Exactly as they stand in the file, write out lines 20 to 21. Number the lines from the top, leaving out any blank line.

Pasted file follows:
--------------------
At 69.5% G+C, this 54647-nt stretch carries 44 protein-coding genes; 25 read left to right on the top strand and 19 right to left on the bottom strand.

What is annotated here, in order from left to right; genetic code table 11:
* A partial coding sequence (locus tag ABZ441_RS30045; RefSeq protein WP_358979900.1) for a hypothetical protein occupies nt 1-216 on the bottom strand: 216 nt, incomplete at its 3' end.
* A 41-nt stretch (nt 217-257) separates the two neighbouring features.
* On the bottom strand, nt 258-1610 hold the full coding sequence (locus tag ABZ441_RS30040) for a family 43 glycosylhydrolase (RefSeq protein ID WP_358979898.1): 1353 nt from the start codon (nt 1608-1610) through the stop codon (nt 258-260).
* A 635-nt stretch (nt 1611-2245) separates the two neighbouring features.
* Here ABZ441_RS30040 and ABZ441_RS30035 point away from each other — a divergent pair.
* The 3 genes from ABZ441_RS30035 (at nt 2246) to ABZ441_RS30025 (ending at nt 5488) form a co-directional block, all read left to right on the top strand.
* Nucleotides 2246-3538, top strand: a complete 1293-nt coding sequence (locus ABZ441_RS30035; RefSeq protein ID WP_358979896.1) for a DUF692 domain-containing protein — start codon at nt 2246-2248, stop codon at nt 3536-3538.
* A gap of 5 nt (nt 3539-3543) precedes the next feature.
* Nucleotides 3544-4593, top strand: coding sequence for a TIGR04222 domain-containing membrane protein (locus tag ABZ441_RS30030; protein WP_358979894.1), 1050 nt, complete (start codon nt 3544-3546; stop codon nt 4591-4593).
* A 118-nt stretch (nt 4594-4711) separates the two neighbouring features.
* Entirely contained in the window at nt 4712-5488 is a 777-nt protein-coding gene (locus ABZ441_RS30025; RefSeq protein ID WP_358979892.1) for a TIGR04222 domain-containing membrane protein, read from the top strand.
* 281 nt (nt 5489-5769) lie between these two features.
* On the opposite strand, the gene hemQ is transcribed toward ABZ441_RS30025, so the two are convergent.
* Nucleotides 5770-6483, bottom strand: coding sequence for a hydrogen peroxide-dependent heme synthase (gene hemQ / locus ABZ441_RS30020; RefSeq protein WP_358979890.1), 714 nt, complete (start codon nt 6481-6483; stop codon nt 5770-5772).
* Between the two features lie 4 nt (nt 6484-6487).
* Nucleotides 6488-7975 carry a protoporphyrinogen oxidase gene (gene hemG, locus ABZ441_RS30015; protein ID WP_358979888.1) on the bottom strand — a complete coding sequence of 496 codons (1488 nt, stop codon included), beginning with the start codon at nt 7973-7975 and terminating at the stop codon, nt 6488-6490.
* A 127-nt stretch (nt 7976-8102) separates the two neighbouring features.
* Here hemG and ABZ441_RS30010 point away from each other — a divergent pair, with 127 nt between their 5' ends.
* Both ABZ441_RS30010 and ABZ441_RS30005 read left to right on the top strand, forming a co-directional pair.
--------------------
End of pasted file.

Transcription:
* Here hemG and ABZ441_RS30010 point away from each other — a divergent pair, with 127 nt between their 5' ends.
* Both ABZ441_RS30010 and ABZ441_RS30005 read left to right on the top strand, forming a co-directional pair.